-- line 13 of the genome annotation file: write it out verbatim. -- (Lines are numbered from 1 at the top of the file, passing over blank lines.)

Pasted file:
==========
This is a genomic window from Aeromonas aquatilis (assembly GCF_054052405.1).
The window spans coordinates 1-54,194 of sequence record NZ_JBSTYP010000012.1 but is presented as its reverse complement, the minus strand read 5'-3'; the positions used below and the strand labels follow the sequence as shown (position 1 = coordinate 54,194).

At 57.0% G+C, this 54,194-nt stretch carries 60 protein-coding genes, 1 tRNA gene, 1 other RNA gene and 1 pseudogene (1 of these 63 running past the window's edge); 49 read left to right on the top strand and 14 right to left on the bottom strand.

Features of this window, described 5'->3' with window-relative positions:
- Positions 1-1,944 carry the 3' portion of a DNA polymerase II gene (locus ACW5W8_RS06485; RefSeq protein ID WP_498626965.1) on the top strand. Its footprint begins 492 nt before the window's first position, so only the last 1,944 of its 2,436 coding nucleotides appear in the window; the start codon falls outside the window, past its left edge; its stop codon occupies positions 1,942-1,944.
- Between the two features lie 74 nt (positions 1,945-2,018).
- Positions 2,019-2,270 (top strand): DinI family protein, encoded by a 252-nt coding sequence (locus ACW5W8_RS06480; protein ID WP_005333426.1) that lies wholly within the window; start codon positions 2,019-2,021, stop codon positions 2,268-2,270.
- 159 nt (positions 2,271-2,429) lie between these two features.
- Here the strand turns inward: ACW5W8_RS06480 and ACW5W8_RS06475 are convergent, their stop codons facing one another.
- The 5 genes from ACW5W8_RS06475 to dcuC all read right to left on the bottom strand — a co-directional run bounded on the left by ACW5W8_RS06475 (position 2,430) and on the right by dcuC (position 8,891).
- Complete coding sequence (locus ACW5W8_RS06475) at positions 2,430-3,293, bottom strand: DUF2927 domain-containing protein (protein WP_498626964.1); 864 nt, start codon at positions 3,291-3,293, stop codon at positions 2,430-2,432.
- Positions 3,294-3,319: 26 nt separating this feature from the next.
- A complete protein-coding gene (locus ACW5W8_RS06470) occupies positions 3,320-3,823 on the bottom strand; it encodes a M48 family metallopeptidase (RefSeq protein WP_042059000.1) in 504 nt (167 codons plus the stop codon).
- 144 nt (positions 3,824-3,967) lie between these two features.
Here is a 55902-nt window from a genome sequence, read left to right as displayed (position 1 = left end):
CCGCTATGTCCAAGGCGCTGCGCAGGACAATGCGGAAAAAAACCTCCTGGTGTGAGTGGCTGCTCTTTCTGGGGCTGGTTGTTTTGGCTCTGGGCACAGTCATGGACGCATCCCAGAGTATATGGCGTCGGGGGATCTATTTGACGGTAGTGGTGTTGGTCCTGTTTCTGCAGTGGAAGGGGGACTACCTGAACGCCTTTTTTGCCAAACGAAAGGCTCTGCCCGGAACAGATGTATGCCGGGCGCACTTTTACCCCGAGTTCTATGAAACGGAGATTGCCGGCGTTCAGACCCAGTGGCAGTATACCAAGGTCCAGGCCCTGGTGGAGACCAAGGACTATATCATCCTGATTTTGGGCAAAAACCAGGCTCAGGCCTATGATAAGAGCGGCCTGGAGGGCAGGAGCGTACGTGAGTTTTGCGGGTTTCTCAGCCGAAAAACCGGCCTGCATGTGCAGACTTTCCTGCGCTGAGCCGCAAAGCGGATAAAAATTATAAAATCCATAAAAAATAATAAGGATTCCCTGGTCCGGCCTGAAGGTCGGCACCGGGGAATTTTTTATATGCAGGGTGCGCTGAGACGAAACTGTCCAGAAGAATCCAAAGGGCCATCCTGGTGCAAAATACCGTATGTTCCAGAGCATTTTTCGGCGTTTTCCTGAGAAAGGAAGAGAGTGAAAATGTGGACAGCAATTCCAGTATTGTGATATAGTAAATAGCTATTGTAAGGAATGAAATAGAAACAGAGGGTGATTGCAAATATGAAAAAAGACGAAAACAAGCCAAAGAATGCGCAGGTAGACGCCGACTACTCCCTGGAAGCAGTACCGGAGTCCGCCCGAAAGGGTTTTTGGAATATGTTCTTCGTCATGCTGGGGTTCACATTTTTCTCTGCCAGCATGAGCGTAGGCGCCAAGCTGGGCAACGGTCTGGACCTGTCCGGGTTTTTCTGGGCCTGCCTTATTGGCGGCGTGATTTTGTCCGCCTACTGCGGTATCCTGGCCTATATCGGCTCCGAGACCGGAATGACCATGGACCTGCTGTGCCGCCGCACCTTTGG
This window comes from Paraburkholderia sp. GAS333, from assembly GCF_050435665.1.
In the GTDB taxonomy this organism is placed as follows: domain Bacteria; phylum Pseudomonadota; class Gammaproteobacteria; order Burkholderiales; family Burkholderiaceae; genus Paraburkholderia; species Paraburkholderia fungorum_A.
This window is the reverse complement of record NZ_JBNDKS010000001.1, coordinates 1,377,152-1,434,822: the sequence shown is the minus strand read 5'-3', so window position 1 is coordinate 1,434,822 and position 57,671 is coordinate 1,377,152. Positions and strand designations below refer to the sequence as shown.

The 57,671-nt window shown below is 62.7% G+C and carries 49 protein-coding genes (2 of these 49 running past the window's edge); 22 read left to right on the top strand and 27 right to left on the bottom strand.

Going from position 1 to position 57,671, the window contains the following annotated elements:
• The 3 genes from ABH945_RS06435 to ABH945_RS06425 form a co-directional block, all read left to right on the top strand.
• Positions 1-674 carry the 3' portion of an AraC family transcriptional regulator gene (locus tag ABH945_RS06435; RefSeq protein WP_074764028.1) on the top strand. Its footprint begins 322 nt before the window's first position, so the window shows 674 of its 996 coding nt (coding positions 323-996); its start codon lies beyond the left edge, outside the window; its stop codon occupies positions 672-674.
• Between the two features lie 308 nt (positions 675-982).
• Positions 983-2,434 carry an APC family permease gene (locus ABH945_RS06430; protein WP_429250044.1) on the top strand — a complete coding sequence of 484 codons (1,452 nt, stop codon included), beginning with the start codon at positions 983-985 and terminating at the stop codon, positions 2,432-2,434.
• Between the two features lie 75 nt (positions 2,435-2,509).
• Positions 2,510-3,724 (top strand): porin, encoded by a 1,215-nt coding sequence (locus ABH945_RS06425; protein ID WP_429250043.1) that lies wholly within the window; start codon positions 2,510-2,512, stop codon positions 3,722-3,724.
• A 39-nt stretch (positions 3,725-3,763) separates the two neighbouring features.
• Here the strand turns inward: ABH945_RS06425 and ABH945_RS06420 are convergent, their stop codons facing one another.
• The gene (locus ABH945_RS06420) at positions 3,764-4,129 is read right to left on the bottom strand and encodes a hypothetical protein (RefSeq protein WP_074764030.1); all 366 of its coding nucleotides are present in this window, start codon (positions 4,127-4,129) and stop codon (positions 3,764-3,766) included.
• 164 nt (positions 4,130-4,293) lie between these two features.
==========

- A complete protein-coding gene (locus ACW5W8_RS06470) occupies positions 3,320-3,823 on the bottom strand; it encodes a M48 family metallopeptidase (RefSeq protein WP_042059000.1) in 504 nt (167 codons plus the stop codon).